Take 2′s Best Spy Thrillers

August 4, 2016 GMT

Rebecca’s take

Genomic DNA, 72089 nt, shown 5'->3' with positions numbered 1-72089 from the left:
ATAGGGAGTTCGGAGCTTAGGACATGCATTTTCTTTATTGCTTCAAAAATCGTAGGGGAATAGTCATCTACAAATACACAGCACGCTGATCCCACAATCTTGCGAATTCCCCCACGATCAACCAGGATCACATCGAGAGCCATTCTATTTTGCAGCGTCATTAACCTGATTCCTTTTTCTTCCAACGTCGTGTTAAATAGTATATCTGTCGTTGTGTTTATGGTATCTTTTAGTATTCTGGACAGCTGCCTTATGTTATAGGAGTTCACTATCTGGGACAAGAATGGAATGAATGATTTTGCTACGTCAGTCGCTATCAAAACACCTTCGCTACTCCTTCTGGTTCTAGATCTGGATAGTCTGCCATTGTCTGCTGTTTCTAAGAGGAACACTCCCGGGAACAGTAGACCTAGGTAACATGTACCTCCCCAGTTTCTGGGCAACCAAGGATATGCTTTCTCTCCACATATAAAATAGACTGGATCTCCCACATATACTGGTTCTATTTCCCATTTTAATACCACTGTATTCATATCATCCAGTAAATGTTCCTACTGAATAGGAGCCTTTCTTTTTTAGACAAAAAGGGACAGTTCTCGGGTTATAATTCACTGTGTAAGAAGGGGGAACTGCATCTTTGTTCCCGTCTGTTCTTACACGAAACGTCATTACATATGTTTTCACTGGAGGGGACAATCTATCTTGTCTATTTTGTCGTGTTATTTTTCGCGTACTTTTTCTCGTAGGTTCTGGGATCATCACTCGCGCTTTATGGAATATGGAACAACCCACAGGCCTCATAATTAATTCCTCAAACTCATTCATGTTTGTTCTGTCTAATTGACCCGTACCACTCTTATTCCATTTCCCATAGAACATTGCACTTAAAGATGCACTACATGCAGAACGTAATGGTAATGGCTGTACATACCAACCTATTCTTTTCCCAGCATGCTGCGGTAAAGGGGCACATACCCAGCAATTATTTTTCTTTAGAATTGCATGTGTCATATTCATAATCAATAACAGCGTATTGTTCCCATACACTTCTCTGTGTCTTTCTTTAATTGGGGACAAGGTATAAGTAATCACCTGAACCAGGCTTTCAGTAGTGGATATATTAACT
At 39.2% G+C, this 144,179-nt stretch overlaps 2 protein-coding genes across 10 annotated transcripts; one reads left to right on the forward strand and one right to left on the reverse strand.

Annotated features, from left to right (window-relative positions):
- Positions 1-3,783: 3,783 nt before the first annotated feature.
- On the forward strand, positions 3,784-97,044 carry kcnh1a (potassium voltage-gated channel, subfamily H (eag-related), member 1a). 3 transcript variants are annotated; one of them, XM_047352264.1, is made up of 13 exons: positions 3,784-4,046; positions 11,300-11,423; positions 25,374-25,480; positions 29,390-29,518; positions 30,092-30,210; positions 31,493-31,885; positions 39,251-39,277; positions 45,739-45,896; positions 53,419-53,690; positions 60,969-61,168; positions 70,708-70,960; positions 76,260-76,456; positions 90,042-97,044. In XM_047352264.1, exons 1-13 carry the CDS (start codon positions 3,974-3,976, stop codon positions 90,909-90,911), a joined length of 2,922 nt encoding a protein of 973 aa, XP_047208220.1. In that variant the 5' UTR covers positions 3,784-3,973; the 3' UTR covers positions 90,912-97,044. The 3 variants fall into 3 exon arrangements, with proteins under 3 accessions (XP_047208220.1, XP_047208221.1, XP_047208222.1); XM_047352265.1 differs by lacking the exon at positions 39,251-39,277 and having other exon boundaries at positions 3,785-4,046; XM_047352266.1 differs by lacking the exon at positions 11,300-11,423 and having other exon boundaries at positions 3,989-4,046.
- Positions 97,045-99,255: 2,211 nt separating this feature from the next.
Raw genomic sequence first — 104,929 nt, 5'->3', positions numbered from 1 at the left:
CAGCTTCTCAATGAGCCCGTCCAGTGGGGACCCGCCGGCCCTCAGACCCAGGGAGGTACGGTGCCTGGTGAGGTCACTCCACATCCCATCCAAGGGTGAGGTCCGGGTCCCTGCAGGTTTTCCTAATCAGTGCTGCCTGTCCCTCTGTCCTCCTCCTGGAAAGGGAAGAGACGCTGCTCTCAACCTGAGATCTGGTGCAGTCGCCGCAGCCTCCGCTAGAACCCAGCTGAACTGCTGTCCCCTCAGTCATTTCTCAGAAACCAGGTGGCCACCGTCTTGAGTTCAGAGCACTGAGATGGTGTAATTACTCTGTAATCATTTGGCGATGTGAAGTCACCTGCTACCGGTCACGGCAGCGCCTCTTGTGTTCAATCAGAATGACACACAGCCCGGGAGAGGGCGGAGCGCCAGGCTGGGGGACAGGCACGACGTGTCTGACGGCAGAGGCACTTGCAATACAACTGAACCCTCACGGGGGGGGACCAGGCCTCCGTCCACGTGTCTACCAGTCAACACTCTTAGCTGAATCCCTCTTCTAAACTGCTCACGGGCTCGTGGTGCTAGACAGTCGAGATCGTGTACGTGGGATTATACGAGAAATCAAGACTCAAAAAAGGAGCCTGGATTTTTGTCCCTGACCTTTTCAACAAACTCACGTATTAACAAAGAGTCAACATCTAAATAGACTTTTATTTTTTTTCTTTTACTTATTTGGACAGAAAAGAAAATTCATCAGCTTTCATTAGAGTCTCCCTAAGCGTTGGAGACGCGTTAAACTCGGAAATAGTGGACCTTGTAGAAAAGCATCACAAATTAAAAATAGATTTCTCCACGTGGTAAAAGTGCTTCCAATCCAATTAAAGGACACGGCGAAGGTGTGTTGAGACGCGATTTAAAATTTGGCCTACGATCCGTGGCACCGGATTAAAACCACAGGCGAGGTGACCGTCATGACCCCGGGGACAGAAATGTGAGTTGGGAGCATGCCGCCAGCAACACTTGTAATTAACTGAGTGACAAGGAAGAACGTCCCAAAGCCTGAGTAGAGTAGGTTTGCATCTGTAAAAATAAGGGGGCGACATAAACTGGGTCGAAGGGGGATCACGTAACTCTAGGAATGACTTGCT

Gadgets, glamour and secret identities. With the recent release of “Jason Bourne,” the latest entry in the acclaimed Bourne spy franchise, I’m coming in from the cold to run down my favorite espionage movies. “Skyfall” (2012): “Skyfall” won me over not only as a James Bond film, but as one of the best spy films ever made. The rollicking action and chases stun the senses, pulling out the franchise’s signature spy tech. But the film also delivers an intensely personal story that delves into the background of Daniel Craig’s suave yet vulnerable secret agent. Giving Oscar-worthy performances are Judi Dench as intelligence head M and Javier Bardem as villainous megalomaniac Raoul Silva. The climax thrills with its back-to- basics sensibility. “Notorious” (1946): Set in post-World War II, Alfred Hitchcock’s stylish film-noir drama perfectly blends intrigue and romance. Reckless socialite Alicia Huberman (Ingrid Bergman) is approached by distrustful agent Devlin (Cary Grant) to spy on her jailed father’s Nazi friends. When Alicia and Devlin fall in love, their relationship is complicated by Alicia’s mission to seduce a high-ranking Nazi (Claude Rains). What follows is a love triangle set in a high-stakes cat-and-mouse game, where a blown cover means death. “Mission Impossible: Ghost Protocol” (2011): Tom Cruise’s fourth entry in the “Mission Impossible” franchise set a new standard for action movies. When the Impossible Missions Force is blamed for the bombing of the Kremlin, agent Ethan Hunt and his team hopscotch across the globe in a series of daring missions to clear their names. “Ghost Protocol” features breath-taking action and awe-inspiring stunts from its leading man. In a jaw-dropping sequence, Cruise himself scales the world’s tallest building, the Burj Khalifa in Dubai. “Spy” (2015): The hilarious spy spoof starring Melissa McCarthy becomes a solid spy film in its own right. McCarthy transforms into an action heroine as Susan Cooper, a mild-mannered CIA analyst who goes undercover when her partner (Jude Law) goes missing. The laugh-out-loud humor gives way to well-choreographed fight scenes. But it’s action star Jason Statham who steals the film playing a parody of himself. “Argo” (2012): The political thriller based on the real-life mission to rescue six Americans during the Iran Hostage Crisis deservedly won the Oscar for Best Picture. Ben Affleck directs and stars as CIA agent Tony Mendez, who pretended to be a Hollywood producer scouting locations for a sci-fi fantasy film, called “Argo,” in order to travel to Iran and sneak out the Americans in 1980. The film ratchets up the tension, especially in its final act. Honorable mention: Steven Spielberg’s “Bridge of Spies” (2015), based on the true story of a Cold War prisoner swap in the 1960s, features excellent performances from Oscar winner Mark Rylance as a Soviet spy and Tom Hanks as his American attorney. “The Man from U.N.C.L.E.” (2015), Guy Ritchie’s fun throwback to the 1960s TV series, stars Henry Cavill, Armie Hammer and Alicia Vikander. “Austin Powers: International Man of Mystery” (1997) is a gut-busting parody of spy films starring Mike Myers as the titular British spy and his nemesis, Dr. Evil.